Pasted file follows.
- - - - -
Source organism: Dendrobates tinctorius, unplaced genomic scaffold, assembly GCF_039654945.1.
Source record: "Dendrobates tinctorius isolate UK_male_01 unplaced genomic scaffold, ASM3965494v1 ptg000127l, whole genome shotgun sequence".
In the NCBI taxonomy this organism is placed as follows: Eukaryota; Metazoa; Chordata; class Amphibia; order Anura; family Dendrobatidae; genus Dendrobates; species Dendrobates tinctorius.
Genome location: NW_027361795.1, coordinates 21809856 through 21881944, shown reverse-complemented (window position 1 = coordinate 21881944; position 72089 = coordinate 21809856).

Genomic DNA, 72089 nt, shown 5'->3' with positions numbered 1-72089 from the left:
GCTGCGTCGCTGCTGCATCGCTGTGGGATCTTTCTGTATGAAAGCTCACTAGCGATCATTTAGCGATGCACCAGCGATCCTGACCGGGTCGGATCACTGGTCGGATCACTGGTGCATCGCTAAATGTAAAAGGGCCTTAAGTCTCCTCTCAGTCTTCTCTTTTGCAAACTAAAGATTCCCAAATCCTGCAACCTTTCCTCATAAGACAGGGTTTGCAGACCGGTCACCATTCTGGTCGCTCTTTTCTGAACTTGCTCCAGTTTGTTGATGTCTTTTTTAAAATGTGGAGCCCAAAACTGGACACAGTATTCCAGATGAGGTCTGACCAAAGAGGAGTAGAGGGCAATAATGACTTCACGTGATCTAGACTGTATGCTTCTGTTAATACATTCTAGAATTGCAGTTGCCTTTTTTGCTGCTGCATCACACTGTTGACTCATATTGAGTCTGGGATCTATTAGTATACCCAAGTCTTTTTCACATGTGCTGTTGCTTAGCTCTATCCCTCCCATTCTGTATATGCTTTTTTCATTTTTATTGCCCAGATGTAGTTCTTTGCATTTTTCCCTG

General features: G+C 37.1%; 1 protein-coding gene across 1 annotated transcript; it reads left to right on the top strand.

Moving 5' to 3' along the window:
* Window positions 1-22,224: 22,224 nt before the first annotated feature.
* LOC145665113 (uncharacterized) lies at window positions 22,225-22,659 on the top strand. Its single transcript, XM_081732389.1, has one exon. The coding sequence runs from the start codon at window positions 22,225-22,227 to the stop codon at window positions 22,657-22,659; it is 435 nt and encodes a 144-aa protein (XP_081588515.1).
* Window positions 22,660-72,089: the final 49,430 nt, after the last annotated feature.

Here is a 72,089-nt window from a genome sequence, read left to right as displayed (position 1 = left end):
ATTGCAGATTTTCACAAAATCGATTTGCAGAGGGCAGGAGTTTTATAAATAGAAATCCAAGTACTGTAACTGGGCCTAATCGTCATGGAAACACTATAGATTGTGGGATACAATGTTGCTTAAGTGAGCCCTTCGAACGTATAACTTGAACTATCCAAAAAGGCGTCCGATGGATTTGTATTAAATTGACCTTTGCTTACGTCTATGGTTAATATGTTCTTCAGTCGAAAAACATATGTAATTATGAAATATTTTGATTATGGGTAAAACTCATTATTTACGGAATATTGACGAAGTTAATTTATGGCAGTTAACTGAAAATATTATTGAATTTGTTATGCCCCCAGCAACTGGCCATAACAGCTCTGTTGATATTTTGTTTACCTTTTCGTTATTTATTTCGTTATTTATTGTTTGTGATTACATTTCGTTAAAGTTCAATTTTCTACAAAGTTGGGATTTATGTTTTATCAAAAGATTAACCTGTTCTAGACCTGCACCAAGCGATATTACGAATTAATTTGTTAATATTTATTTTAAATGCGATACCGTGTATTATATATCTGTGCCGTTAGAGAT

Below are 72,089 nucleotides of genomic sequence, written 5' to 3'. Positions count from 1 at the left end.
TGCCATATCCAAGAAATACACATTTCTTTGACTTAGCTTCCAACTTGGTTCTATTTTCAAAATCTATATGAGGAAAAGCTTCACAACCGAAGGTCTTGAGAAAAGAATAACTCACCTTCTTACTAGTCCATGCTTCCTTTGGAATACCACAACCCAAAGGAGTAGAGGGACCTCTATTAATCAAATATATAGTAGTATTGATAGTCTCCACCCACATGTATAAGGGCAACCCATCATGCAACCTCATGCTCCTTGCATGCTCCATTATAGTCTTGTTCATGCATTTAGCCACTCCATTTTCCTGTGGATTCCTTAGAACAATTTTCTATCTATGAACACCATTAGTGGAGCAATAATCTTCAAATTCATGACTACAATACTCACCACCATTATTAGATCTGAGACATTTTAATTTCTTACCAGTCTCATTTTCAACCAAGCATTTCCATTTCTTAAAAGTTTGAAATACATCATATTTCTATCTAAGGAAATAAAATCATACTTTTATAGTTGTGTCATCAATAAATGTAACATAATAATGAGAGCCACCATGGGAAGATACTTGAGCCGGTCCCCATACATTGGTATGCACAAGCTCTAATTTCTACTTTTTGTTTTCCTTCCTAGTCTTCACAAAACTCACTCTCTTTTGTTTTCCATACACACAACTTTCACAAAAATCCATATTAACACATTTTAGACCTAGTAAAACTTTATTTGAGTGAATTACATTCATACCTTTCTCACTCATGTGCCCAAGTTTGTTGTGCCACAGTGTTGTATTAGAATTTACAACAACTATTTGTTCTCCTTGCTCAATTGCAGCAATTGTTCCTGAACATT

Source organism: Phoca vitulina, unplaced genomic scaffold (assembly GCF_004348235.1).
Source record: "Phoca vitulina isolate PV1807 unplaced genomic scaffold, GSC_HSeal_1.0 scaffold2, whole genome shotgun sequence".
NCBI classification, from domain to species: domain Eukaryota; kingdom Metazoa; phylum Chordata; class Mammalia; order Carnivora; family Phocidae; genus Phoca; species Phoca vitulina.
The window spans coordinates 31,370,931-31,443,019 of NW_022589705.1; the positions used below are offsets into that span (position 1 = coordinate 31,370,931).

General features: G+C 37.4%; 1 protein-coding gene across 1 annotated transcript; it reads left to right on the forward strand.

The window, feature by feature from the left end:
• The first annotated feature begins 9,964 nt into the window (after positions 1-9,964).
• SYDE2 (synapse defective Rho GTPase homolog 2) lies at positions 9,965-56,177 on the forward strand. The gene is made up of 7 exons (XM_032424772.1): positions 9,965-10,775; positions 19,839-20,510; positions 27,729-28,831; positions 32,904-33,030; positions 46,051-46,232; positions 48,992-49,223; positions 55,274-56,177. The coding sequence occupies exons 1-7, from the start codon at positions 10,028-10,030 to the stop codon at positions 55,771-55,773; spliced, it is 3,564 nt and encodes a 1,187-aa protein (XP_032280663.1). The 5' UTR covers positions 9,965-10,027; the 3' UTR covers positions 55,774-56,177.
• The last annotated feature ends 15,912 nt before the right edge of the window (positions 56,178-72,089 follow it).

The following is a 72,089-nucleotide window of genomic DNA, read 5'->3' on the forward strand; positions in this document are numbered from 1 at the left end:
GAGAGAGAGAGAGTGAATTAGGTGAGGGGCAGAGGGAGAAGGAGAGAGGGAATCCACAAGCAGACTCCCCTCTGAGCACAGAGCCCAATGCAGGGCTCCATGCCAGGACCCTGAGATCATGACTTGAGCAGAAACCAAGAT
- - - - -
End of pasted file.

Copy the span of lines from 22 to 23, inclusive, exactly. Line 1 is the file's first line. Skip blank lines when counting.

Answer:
• The first annotated feature begins 9,964 nt into the window (after positions 1-9,964).
• SYDE2 (synapse defective Rho GTPase homolog 2) lies at positions 9,965-56,177 on the forward strand. The gene is made up of 7 exons (XM_032424772.1): positions 9,965-10,775; positions 19,839-20,510; positions 27,729-28,831; positions 32,904-33,030; positions 46,051-46,232; positions 48,992-49,223; positions 55,274-56,177. The coding sequence occupies exons 1-7, from the start codon at positions 10,028-10,030 to the stop codon at positions 55,771-55,773; spliced, it is 3,564 nt and encodes a 1,187-aa protein (XP_032280663.1). The 5' UTR covers positions 9,965-10,027; the 3' UTR covers positions 55,774-56,177.